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November 13, 2007

Version Numbers for Google's Apps

While most Google apps are still in beta, it's clear that some of them are more mature than others. For example, Gmail has more than six years of development, three years and a half since launch and more features than other "out of beta" mail services. That shouldn't worry people too much because leaving the beta stage is not a sign that everything is perfect (Yahoo Mail is a perfect example, look at the comments from this post).

Google's applications have their own versions and roadmaps, but these are not public. That's why it's interesting to see what versions you would attribute to each Google application: 0.1 should mean a very early release, 1.0 should mean the first major release etc. Here's a list of some important Google apps.

Gmail: released on April 1st, 2004 (interface)
Google Calendar: released on April 12th, 2006 (interface)
Google Reader: released in October 2005 (interface)
Google Docs - documents: Google acquired Writely in March 2006 (interface)
Google Docs - spreadsheets: released in June 2006 (interface)
Google Docs - presentations: released in September 2007 (interface)
Google Notebook: released in May 2006 (interface)
Picasa Web Albums: released in June 2006 (interface)

An example of versioning:
Gmail 2.9 - the old version
Google Calendar 1.3 - needs synchronization
Google Reader 0.8 - better feed management, faster updates
Google Docs (documents) 0.5
Google Docs (spreadsheets) 0.7
Google Docs (presentations) 0.2 - should be alpha
Google Notebook 1.1 - one of the best Google apps
Picasa Web Albums 0.8 - still needs a community

What are your versions and why?


  1. Just a note, it would have been interesting to include Google's released version names (for Google Desktop

    Here's what I say:
    Gmail - POP3, Chat, and IMAP - 2.5-2.9
    new Gmail is currently 3.0alpha. It's not ready for public use.
    Google Finance 1.5 (with near real-time update)
    Google Maps - 3.5ish Map, Satellite, Hybrid, Traffic, Intermediate Stops, Street View, Drag Route, Mapplets
    (Google Maps API is currently v2.xx)

    Here's some Google products that DO have a version number with them, so compare these versions with how fast Google's roadmaps are.

    (I got some of these numbers from and, which aren't the most up-to-date on their software versions)
    Google Talk 1.0.104
    Google Desktop 5.1.0705.1
    Google Desktop Mac 1.1
    Google Earth 4.0.2737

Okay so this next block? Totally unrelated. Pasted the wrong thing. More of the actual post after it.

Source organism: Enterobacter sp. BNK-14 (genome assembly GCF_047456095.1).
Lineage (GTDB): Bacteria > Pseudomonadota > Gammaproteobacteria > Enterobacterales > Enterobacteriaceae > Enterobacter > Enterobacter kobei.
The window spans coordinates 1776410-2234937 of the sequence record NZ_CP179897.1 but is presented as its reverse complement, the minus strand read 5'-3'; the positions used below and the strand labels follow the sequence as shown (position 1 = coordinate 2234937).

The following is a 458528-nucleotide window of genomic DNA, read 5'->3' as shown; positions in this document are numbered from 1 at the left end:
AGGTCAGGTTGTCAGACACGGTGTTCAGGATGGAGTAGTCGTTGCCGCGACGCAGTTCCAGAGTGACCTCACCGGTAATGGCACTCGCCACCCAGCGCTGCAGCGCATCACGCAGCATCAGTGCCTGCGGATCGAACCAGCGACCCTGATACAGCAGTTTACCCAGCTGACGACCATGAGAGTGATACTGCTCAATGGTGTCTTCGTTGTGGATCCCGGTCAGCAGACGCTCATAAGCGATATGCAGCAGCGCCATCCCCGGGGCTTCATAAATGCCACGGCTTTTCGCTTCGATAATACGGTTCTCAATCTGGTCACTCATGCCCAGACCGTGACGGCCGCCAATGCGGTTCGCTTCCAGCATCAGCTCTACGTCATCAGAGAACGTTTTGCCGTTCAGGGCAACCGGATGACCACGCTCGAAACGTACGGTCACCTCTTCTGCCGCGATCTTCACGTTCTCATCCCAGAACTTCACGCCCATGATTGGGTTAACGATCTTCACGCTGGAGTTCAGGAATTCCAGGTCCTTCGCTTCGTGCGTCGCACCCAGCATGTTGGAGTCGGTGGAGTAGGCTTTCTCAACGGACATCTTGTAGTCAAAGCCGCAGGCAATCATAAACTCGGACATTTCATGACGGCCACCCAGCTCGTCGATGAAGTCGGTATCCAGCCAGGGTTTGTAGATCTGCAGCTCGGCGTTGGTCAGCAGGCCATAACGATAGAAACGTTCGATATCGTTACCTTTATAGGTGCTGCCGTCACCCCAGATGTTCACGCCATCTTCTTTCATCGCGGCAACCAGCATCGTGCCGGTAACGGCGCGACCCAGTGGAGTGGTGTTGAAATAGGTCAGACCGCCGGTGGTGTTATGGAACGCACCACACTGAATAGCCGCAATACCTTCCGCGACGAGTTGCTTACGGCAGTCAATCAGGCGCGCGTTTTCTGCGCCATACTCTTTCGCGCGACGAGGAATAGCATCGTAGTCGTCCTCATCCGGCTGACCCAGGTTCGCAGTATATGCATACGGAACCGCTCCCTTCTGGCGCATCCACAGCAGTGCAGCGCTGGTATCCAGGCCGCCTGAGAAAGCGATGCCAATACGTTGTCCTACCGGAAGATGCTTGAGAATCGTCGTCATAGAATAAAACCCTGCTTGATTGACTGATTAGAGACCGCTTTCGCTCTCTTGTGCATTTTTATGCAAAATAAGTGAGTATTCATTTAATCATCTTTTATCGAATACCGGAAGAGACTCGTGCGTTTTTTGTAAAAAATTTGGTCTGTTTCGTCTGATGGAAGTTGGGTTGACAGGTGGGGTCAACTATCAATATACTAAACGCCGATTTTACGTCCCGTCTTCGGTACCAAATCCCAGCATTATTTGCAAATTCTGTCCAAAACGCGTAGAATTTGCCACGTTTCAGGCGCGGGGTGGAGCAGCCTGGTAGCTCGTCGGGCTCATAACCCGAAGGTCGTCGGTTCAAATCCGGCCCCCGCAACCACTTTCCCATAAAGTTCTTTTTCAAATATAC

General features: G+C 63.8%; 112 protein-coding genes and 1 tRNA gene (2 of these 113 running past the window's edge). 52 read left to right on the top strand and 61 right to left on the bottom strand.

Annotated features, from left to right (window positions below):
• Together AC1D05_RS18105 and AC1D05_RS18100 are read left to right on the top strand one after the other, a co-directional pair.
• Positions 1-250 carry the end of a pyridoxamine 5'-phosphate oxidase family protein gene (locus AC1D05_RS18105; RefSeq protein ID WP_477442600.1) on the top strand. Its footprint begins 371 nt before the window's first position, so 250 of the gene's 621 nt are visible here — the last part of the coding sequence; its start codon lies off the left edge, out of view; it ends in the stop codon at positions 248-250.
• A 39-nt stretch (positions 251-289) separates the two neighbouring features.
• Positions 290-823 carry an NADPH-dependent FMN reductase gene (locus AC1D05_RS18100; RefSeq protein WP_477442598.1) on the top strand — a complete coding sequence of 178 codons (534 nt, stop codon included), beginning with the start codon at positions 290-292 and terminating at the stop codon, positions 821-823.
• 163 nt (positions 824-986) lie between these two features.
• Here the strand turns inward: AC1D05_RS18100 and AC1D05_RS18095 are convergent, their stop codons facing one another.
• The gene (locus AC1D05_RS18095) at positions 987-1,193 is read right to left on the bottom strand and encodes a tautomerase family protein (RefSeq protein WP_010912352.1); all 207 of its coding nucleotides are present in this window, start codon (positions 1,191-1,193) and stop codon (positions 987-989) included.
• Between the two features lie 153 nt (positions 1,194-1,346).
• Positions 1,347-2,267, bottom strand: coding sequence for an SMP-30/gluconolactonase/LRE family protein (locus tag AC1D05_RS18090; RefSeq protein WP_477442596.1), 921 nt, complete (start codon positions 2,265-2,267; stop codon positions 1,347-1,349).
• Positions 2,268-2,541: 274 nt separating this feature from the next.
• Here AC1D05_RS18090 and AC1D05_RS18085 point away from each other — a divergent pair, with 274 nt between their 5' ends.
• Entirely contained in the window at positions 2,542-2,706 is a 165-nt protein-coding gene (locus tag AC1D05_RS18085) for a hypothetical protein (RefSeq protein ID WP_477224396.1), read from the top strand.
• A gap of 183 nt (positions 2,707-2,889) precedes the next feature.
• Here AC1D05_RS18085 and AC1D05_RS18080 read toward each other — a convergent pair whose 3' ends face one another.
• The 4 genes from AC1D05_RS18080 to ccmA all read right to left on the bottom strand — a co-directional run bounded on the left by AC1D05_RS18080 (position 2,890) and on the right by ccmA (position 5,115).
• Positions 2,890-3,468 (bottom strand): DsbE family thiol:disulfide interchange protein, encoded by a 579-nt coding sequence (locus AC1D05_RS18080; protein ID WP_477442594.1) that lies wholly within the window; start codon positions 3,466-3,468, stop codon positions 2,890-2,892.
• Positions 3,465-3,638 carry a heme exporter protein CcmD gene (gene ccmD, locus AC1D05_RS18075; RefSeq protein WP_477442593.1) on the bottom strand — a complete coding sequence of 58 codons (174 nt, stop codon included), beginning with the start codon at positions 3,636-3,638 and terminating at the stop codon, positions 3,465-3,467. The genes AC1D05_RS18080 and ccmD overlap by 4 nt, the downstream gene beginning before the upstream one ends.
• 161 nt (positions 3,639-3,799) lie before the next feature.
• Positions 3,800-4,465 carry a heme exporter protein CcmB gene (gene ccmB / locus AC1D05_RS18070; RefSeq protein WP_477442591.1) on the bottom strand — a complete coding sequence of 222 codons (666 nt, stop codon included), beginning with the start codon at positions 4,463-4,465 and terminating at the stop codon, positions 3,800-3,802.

Google Earth Mac 4.1
    Google Groups 2
    Google Toolbar IE 4
    Google Toolbar FF 3
    Google SketchUp 6
    Google Picasa 2.7
    (all the mobile applications and Google Apps version)

  2. Google Docs spreadsheets is currenctly V1.2.7u
    (Hover over the Help at the top right in the window of any open Google Docs spreadsheet to see this.)

  3. if Gmail starts with version 1.0, then it is probably around 1.8 or 1.9. I don't see a version 2... except there were some huge changes... at least i did not see anything.

    actually, it must be called Gmail Alpha... because somehow it's getting slower and slower... :|

    Anyway, my guess is Gmail 1.x

  4. (any connection to real numbers is coincidental)

    Gmail 2.0 (alpha)
    Google Reader: 1.0 (stable)
    Google Calendar: 1.5 (beta)
    Google Docs: 1.0 (alpha)
    Google Earth: 2.5
    Google Android: 0.5 (early developer preview)
    Google Gears: 0.5 (early developer preview)
    Google Sets: 1.0 (stable)
    Blogger: 3.0 (alpha)
    AdSense: 3.0 (alpha)

  5. To give Google Docs (Documents) a version 0.5 is generous. Right now it can't even handle something as elementary as margins (which Zoho can do quite nicely.) Until then, it's virtually unusable for serious work.

  6. In some of the web apps, hover above the "more ▼" link on the top, then the version number will appear. (http://[servicename]**.**/#)

    For example, Picasa Web Albums is currently version 25.24.

  7. @Mitch: I couldn't care less about margins; i can adjust those in any word processor when I am finished writing the text.

    I am really afraid that all these people who are shouting that they want Google Docs to include more features from MS Office detract Google from continuing to improve what makes Docs a nice application: namely, a simple-to-use and reliable tool for online collaboration.

    I am using it now to write a scientific publication together with my student. Serious work, I think.

    My perceived version numbers:
    Google Docs: v1.2 (word processor part only)
    Gmail: v2.5 (IMAP made me switch)
    Google Maps: v1.5 (could be a bit more tolerant with respect to spelling variations)

  8. Google Spreadsheets is now on 1.2.8 ;)


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